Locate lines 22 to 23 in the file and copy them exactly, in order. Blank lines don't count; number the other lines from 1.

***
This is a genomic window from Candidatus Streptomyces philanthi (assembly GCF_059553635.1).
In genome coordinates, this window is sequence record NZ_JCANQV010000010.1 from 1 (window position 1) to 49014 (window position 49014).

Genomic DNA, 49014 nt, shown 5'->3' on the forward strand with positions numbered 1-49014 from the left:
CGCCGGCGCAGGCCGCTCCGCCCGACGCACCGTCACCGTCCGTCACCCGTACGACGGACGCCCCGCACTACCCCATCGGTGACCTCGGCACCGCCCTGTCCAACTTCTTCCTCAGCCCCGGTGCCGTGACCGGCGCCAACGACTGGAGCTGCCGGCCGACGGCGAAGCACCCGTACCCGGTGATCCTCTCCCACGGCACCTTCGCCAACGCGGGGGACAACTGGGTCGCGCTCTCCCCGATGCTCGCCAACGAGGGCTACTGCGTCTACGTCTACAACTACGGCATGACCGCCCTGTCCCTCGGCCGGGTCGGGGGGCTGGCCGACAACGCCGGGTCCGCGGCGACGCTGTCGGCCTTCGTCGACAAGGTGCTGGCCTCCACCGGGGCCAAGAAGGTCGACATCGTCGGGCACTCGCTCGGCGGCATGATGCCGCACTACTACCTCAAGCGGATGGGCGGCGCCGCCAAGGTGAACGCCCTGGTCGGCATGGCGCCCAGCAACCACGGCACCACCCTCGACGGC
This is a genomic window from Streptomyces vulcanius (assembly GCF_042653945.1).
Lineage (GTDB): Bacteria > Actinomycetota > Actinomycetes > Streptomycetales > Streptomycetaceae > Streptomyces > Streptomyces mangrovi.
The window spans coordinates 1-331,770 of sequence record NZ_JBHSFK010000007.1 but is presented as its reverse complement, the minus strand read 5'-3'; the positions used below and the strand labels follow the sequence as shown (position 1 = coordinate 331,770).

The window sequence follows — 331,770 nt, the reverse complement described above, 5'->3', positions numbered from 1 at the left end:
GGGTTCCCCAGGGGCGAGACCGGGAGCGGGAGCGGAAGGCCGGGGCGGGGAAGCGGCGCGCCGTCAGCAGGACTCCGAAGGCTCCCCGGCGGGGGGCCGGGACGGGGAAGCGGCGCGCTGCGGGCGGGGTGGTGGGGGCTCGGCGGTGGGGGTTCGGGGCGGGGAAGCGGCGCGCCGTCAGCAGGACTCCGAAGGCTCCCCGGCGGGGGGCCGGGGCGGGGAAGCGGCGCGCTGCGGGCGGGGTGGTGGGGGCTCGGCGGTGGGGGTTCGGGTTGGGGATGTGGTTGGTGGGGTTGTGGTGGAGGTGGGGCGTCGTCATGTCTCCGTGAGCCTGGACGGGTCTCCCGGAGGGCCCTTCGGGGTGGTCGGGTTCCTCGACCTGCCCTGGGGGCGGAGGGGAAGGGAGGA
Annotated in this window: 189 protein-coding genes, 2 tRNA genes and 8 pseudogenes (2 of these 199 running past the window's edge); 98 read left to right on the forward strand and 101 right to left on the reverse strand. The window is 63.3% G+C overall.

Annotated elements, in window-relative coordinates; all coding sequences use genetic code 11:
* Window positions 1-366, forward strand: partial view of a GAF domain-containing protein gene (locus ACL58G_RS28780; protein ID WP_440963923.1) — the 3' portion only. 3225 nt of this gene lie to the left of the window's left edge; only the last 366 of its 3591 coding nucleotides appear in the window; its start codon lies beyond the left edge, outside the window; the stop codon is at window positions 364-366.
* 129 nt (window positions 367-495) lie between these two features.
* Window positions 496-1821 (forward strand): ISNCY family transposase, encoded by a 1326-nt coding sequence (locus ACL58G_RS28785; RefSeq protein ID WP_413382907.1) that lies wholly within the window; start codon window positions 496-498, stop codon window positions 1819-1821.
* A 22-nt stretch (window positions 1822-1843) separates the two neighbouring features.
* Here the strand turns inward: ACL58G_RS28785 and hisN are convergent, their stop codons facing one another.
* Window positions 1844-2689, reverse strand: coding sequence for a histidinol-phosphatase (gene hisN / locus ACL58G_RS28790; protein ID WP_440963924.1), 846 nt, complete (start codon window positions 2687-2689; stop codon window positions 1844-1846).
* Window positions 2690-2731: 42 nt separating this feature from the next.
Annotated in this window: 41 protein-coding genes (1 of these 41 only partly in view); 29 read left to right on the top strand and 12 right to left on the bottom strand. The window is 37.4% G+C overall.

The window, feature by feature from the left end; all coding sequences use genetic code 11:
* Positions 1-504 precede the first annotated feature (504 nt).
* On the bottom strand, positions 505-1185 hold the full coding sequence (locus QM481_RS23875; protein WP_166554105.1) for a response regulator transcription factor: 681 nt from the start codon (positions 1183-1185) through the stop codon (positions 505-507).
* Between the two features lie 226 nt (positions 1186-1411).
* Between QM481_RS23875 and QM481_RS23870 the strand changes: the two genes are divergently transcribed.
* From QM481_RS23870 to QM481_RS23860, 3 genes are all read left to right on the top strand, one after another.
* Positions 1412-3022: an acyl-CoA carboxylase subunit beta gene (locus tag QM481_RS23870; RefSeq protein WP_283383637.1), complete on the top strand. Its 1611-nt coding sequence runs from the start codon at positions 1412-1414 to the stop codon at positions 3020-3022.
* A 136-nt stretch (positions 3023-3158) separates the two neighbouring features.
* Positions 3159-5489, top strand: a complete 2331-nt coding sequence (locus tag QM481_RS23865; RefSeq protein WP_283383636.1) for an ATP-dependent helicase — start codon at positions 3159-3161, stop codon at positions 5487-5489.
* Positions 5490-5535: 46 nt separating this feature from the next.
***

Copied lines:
* On the bottom strand, positions 505-1185 hold the full coding sequence (locus QM481_RS23875; protein WP_166554105.1) for a response regulator transcription factor: 681 nt from the start codon (positions 1183-1185) through the stop codon (positions 505-507).
* Between the two features lie 226 nt (positions 1186-1411).